Dean: Bin Laden guilt best determined by jury
Dean, right, tours a car part factory in Seabrook, New Hampshire, earlier this week.
(CNN) -- Democratic presidential candidate Howard Dean will not pronounce Osama bin Laden guilty before a trial, he said in an interview published Friday.
New Hampshire's Concord Monitor reported that Dean said he would not state his preference on a punishment for bin Laden before the al Qaeda leader was captured and put before a jury.
"I've resisted pronouncing a sentence before guilt is found," Dean said in the interview. "I will have this old-fashioned notion that even with people like Osama, who is very likely to be found guilty, we should do our best not to, in positions of executive power, not to prejudge jury trials."
Dean added he is certain most Americans agree with that sentiment.
Later, Dean released a statement clarifying, "I share the outrage of all Americans. Osama bin Laden has admitted that he is responsible for killing 3,000 Americans as well as scores of men, women and children around the world. This is the exactly the kind of case that the death penalty is meant for.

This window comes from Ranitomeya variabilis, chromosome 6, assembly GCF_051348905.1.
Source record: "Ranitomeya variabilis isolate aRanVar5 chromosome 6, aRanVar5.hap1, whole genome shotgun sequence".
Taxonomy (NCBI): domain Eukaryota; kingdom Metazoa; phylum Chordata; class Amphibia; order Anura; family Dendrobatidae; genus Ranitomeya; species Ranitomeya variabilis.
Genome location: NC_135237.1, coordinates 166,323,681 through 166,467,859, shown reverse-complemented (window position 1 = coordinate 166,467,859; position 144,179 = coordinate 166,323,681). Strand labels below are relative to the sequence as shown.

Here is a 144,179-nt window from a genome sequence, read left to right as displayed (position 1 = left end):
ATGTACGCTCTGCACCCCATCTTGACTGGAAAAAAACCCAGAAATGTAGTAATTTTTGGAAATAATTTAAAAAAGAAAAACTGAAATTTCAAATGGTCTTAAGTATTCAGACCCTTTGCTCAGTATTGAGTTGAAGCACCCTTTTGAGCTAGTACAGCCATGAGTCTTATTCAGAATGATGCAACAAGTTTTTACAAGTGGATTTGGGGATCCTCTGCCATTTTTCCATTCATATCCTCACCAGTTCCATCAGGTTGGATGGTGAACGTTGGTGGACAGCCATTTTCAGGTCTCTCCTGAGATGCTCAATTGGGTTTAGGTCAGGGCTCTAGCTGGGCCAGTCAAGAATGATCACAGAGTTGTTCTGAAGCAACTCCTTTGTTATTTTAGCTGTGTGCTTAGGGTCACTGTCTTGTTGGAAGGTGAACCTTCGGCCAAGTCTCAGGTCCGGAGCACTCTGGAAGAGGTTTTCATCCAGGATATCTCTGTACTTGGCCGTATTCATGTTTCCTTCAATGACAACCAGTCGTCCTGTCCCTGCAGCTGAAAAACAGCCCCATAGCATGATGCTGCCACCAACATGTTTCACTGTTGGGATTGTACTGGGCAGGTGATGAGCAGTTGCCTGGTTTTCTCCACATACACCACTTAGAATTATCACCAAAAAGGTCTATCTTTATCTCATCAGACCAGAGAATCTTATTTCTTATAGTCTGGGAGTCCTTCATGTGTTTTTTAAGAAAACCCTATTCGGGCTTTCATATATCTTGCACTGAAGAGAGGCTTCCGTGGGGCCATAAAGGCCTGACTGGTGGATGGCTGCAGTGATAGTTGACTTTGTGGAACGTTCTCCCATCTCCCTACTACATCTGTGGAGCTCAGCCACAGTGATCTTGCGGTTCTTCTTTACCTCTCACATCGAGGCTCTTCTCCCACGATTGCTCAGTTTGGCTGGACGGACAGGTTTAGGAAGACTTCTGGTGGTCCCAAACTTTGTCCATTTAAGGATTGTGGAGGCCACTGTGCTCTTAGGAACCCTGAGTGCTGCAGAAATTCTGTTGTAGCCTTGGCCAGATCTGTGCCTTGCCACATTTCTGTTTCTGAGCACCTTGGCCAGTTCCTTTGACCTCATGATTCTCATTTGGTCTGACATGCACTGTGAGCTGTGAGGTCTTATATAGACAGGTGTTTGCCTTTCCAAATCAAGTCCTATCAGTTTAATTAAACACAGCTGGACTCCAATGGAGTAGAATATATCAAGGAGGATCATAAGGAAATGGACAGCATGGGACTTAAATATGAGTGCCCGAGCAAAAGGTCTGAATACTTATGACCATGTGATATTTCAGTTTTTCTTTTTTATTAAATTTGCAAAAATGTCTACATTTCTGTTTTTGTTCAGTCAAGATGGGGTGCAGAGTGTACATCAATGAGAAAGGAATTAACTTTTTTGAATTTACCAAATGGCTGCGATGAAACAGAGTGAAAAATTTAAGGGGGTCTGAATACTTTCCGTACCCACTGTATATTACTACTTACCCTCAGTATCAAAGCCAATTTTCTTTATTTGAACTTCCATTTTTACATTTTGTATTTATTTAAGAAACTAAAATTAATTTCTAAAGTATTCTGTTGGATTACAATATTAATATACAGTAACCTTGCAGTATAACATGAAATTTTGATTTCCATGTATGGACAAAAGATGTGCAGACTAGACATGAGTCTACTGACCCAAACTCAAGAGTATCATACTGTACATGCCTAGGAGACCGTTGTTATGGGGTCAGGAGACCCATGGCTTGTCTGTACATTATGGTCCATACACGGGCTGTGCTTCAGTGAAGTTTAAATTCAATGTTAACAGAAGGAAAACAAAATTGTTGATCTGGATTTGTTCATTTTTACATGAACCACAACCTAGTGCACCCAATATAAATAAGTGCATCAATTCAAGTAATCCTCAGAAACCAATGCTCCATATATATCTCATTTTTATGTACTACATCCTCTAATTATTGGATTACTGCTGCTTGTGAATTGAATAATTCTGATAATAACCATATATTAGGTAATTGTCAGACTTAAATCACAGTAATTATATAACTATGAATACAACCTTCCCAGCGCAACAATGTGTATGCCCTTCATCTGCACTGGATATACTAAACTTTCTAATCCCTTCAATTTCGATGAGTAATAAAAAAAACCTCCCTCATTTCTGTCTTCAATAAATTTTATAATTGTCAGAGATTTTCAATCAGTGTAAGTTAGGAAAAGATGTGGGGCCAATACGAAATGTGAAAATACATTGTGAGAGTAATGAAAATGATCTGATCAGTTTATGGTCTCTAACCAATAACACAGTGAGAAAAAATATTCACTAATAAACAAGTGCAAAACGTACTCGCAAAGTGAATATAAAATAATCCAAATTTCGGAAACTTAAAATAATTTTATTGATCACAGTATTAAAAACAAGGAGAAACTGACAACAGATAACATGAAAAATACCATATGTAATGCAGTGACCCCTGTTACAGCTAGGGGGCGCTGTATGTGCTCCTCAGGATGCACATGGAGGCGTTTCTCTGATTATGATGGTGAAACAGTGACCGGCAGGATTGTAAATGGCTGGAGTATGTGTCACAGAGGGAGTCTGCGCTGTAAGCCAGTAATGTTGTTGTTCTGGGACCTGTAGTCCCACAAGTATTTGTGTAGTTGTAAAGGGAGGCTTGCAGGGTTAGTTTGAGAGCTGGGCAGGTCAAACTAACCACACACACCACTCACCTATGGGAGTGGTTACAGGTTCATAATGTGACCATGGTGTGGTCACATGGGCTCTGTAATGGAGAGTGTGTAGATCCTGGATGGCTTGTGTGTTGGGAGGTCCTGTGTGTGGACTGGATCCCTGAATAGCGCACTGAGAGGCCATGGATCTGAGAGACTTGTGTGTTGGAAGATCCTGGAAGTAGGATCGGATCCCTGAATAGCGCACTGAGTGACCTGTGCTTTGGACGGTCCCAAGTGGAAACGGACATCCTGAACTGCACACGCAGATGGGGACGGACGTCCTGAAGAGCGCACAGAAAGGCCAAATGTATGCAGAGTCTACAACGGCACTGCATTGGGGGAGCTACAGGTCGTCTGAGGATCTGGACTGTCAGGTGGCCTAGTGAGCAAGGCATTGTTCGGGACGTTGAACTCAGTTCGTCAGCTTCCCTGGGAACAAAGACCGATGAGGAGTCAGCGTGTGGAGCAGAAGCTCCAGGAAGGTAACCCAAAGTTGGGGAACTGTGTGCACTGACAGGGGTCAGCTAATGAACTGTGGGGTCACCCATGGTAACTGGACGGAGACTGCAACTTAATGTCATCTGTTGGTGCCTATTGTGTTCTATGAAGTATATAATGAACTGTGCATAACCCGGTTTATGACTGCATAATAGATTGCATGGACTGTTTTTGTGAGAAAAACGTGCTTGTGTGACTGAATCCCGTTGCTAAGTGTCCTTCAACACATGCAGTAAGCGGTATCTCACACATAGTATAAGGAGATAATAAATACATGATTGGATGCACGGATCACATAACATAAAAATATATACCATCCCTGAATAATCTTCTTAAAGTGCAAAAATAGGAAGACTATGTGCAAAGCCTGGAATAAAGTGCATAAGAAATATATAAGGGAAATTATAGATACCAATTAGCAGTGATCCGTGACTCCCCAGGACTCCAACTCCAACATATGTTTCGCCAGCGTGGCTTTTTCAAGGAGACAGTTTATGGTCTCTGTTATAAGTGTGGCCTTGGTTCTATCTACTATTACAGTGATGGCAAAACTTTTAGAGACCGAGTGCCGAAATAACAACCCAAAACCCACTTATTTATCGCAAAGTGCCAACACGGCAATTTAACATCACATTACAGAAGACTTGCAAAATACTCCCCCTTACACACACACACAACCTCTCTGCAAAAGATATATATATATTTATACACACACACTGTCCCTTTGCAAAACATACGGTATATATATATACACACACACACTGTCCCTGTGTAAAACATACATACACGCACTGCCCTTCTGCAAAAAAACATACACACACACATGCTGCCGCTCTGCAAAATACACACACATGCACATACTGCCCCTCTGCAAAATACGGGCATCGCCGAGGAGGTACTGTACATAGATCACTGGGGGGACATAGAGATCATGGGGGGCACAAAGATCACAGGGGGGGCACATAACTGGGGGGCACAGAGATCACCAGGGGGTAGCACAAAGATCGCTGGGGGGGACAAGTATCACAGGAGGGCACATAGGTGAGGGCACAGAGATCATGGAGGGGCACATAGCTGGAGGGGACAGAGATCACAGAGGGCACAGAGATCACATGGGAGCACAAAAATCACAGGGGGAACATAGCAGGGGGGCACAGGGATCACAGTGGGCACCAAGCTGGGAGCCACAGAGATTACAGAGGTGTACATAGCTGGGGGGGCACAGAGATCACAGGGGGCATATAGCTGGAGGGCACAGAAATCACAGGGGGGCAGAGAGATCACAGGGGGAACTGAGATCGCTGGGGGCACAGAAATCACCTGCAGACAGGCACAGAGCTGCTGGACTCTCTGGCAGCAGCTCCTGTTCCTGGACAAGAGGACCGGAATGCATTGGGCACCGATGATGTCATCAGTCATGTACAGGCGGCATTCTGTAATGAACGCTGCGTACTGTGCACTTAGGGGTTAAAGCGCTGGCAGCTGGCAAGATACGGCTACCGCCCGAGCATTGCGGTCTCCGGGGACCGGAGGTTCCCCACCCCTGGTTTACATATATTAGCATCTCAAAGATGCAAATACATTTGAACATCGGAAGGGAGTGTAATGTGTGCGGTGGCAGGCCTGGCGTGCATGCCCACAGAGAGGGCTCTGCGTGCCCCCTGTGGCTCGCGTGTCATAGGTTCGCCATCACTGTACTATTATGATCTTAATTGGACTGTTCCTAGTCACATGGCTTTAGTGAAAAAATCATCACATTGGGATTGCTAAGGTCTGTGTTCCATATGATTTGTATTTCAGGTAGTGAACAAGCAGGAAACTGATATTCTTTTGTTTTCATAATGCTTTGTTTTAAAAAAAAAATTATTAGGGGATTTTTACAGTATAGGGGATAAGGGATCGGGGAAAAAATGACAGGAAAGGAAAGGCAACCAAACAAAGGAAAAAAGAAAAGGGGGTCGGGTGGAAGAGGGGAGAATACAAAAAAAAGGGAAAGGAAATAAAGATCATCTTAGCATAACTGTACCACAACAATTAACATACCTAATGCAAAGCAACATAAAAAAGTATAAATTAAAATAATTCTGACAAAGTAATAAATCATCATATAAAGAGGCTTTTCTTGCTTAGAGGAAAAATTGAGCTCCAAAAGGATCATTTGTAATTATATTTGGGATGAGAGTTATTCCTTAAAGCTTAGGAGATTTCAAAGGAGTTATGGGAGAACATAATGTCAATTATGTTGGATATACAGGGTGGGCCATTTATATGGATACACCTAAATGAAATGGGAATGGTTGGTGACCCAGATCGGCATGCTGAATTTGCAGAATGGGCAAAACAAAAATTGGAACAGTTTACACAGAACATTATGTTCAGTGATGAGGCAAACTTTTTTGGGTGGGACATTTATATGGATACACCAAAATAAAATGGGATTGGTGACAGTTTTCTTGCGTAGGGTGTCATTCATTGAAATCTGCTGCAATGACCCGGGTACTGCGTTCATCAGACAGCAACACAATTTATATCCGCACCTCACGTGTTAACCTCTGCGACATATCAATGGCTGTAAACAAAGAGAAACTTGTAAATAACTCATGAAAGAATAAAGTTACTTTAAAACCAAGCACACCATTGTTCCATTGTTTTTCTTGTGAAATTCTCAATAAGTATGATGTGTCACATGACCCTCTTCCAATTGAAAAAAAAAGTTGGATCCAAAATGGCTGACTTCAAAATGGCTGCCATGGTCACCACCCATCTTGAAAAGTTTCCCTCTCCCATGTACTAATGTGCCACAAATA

"When we capture Osama bin Laden, he will be brought to justice and treated in the same manner that President Bush is recommending for Saddam Hussein."
The interview covered a number of foreign affairs topics. Dean held fast to his belief that the capture of former Iraqi President Saddam Hussein made America no safer.
"My opponents spent the week criticizing me for that, which I think was to their detriment" since the federal government has just increased the terror alert level to orange, indicating an elevated risk of an attack, Dean told the paper.
Dean also said he would continue noting he was the only "major" candidate to oppose the war. He said even with that stance, he could win over those who supported the war "by going after (President Bush) on terrorism, where he's really weak."